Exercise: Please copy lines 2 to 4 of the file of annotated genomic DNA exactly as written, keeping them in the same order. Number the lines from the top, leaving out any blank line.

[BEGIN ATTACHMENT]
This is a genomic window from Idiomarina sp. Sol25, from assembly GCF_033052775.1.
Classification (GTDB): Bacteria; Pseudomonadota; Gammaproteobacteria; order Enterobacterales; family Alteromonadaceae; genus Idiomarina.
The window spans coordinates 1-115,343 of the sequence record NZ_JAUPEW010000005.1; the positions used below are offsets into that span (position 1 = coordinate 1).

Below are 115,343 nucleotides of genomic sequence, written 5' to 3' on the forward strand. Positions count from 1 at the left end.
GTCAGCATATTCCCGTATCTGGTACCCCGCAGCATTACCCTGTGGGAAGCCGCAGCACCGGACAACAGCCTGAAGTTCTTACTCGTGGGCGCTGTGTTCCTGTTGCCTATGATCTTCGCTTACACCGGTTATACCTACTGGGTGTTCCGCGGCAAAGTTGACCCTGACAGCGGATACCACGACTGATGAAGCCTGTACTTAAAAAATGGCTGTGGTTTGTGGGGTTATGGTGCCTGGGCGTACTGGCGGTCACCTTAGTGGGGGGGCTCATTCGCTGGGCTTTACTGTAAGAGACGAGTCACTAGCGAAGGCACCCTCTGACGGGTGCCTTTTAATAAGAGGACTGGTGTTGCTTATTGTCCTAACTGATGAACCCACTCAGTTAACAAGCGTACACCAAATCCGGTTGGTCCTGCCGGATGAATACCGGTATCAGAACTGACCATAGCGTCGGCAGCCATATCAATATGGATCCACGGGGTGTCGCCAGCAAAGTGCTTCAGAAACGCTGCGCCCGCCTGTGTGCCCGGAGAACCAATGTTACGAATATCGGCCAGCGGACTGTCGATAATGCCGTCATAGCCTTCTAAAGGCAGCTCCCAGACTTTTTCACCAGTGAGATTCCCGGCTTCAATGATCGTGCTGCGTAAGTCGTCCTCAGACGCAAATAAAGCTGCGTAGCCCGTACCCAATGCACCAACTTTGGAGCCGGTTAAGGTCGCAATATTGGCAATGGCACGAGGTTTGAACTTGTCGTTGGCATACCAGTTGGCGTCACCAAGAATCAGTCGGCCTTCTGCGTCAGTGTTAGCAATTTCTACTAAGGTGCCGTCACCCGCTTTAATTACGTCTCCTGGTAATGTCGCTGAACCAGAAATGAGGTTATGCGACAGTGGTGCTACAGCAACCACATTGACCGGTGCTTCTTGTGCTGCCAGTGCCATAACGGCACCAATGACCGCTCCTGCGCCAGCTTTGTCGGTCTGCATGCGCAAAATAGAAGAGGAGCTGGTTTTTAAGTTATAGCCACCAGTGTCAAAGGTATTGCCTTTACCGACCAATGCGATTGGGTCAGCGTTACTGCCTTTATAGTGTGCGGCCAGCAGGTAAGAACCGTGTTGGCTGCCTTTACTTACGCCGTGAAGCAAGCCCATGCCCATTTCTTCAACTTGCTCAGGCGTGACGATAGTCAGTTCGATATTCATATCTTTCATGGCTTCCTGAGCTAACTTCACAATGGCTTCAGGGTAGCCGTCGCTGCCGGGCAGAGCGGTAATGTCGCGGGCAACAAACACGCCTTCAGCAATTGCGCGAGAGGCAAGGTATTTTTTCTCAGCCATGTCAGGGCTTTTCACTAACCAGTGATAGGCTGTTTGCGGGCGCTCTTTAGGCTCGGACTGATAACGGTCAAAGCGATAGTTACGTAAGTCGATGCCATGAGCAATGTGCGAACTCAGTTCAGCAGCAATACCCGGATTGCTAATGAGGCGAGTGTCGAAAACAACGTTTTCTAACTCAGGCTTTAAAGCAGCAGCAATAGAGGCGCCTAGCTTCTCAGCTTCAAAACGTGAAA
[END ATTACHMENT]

Classification (GTDB): Bacteria; Pseudomonadota; Gammaproteobacteria; order Enterobacterales; family Alteromonadaceae; genus Idiomarina.
The window spans coordinates 1-115,343 of the sequence record NZ_JAUPEW010000005.1; the positions used below are offsets into that span (position 1 = coordinate 1).

Below are 115,343 nucleotides of genomic sequence, written 5' to 3' on the forward strand. Positions count from 1 at the left end.